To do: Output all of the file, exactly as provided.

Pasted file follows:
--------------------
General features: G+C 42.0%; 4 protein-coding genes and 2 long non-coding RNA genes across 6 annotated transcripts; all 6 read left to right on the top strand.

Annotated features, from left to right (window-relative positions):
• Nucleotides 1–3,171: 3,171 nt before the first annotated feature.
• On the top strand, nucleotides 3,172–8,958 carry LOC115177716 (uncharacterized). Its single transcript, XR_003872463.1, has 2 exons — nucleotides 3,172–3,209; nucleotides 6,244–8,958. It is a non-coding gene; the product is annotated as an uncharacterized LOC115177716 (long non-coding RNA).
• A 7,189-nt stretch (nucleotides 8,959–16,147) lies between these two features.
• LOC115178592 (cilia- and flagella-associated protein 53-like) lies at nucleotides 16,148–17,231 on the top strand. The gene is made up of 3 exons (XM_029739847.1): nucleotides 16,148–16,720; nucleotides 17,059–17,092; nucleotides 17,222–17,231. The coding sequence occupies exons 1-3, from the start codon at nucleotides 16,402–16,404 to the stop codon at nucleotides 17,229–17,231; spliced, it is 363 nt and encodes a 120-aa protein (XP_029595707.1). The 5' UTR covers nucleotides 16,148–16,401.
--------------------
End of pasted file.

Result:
General features: G+C 42.0%; 4 protein-coding genes and 2 long non-coding RNA genes across 6 annotated transcripts; all 6 read left to right on the top strand.

Annotated features, from left to right (window-relative positions):
• Nucleotides 1–3,171: 3,171 nt before the first annotated feature.
• On the top strand, nucleotides 3,172–8,958 carry LOC115177716 (uncharacterized). Its single transcript, XR_003872463.1, has 2 exons — nucleotides 3,172–3,209; nucleotides 6,244–8,958. It is a non-coding gene; the product is annotated as an uncharacterized LOC115177716 (long non-coding RNA).
• A 7,189-nt stretch (nucleotides 8,959–16,147) lies between these two features.
• LOC115178592 (cilia- and flagella-associated protein 53-like) lies at nucleotides 16,148–17,231 on the top strand. The gene is made up of 3 exons (XM_029739847.1): nucleotides 16,148–16,720; nucleotides 17,059–17,092; nucleotides 17,222–17,231. The coding sequence occupies exons 1-3, from the start codon at nucleotides 16,402–16,404 to the stop codon at nucleotides 17,229–17,231; spliced, it is 363 nt and encodes a 120-aa protein (XP_029595707.1). The 5' UTR covers nucleotides 16,148–16,401.